For this reason, twenty-year-old insureds with relatively low rates of mortality are charged lower rates for life insurance than are sixty-year-old insureds, holding factors other than age constant.
The rates reflect each insured’s expected loss.
Case Study 02- Fitting into a Lower Risk-Exposure Pooling Group
Please download the PDF containing the case studies for this module. This is available from the module resources section for this module.
The next case study we will examine is “Case Study 02- Fitting into a Lower Risk-Exposure Pooling Group”.
The case study describes the importance of exposure pooling in the insurance industry.
This phenomenon of selecting an insurer that charges lower rates for a specific risk exposure is known as adverse selection because the insureds know they represent higher risk, but they want to enjoy lower rates.
Often, the insurer simply does not have enough information to be able to distinguish completely among insureds, except in cases of life insurance for younger versus older insureds. Furthermore, the insurer wants to aggregate in order to use the law of large numbers. Thus, some tension exists between limiting adverse selection and employing the law of large numbers.
Adverse selection, then, can result in greater losses than expected. Insurers try to prevent this problem by learning enough about applicants for insurance to identify such people so they can either be rejected or put in the appropriate rating class of similar insureds with similar loss probability. Many insurers, for example, require medical examinations for applicants for life insurance.
Adverse selection occurs when insurance is purchased more often by people and/or organizations with higher-than-average expected losses than by people and/or organizations with average or lower- than-average expected losses.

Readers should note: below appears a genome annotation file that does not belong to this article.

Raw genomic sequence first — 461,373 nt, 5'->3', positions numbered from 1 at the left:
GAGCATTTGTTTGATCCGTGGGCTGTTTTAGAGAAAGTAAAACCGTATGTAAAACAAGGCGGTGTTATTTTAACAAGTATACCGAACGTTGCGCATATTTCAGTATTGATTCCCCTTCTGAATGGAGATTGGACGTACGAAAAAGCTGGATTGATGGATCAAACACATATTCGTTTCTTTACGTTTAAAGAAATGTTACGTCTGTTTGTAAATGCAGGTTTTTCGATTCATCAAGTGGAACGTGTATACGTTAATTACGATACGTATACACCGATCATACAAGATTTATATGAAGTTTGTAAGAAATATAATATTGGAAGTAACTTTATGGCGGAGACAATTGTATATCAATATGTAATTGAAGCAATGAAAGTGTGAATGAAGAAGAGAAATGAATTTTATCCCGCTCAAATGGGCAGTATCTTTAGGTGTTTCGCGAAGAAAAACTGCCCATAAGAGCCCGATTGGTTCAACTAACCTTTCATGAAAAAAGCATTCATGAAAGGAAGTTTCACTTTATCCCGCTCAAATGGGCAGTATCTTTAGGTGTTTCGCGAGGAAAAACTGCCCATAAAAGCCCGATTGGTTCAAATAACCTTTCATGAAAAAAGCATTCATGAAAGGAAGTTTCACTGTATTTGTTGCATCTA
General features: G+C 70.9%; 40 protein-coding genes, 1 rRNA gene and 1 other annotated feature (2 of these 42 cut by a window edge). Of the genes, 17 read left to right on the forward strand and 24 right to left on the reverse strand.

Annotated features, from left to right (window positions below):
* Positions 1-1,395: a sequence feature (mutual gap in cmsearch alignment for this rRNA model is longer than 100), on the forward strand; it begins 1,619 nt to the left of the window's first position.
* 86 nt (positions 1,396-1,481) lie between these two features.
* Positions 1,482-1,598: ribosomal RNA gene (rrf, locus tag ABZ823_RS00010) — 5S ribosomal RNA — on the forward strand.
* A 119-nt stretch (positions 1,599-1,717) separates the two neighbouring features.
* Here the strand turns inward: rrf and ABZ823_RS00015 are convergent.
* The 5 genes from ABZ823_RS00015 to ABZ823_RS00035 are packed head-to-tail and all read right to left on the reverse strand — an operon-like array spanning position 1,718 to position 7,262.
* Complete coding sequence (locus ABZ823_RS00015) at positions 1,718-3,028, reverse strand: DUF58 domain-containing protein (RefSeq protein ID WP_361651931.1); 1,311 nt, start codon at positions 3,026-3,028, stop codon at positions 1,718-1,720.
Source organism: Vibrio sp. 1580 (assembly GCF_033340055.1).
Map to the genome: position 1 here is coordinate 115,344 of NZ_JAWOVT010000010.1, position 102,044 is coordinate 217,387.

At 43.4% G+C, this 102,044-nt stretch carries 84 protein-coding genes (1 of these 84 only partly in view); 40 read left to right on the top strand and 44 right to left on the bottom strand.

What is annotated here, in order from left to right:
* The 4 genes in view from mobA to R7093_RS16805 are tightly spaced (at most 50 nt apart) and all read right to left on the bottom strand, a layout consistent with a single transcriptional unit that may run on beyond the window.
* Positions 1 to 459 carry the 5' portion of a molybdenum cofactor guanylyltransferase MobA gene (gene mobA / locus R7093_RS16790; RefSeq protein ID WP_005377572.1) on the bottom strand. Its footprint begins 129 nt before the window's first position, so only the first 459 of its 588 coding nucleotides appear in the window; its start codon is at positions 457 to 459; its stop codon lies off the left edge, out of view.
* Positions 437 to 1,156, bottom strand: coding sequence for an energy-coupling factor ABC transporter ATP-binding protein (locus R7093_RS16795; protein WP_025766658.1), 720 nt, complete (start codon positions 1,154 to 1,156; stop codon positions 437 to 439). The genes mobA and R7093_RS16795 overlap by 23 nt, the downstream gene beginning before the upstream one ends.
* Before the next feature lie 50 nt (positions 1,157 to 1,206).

That is, insurance is of greater use to insureds whose losses are expected to be high (insureds “select” in a way that is “adverse” to the insurer). On this basis alone, no problem exists because insurers could simply charge higher premiums to insureds with higher expected losses.
Adverse Selection (Continued)
Some insurance policy provisions are designed to reduce adverse selection.
The suicide clause in life insurance contracts, for example, excludes coverage if a policyholder takes his or her own life within a specified period, generally one or two years.
The preexisting conditions provision in health insurance policies is designed to avoid paying benefits to people who buy insurance because they are aware, or
should be aware, of an ailment that will require medical attention or that will disable them in the near future. 
In this section you studied the following:
The essence of insurance, which is risk transfer and risk pooling
The necessity of discrimination in order to create pools of insureds
The fact that insurance provides risk reduction
1. What is the definition of insurance?
2. What is the law of large numbers? Why do insurers rely on the law of large numbers?
3. Why is it necessary to discriminate in order to pool?
4. Why are finite risk programs not considered insurance?
 The interested student should also explore it further. In the case of AIG, the finite risk arrangements were regarded as noninsurance transactions. In early 2006, AIG agreed to pay
$1.64 billion to settle investigations by the Securities and Exchange Commission and New York State Attorney General Eliot Spitzer, who brought charges against AIG. This recent real-life example exemplifies how the careful treatment of the definition of insurance is so important to the business and its presentation of its financial condition. For more information on finite risk programs, see “Finite Risk Reinsurance,” Insurance Information Institute (III), May 2005, at; Ian McDonald, Theo Francis, and Deborah Solomon, “Rewriting the Books-AIG Admits ‘Improper’ Accounting Broad Range of Problems Could Cut $1.77 Billion Of Insurer’s Net Worth A Widening Criminal Probe,” Wall Street Journal, March 31, 2005, A1; Kara Scannell and Ian McDonald, “AIG Close to Deal to Settle Charges, Pay $1.5 Billion,” Wall Street Journal, February 6, 2006, C1; Steve Tuckey, “AIG Settlement Leaves Out Life Issues,” National Underwriter Online News Service, February 10, 2006. These articles are representative regarding these topics.
 Recent health care reforms (HIPAA 1996) have limited the ability of insurers to reduce adverse selection through the use of preexisting-condition limitations.
END of UNIT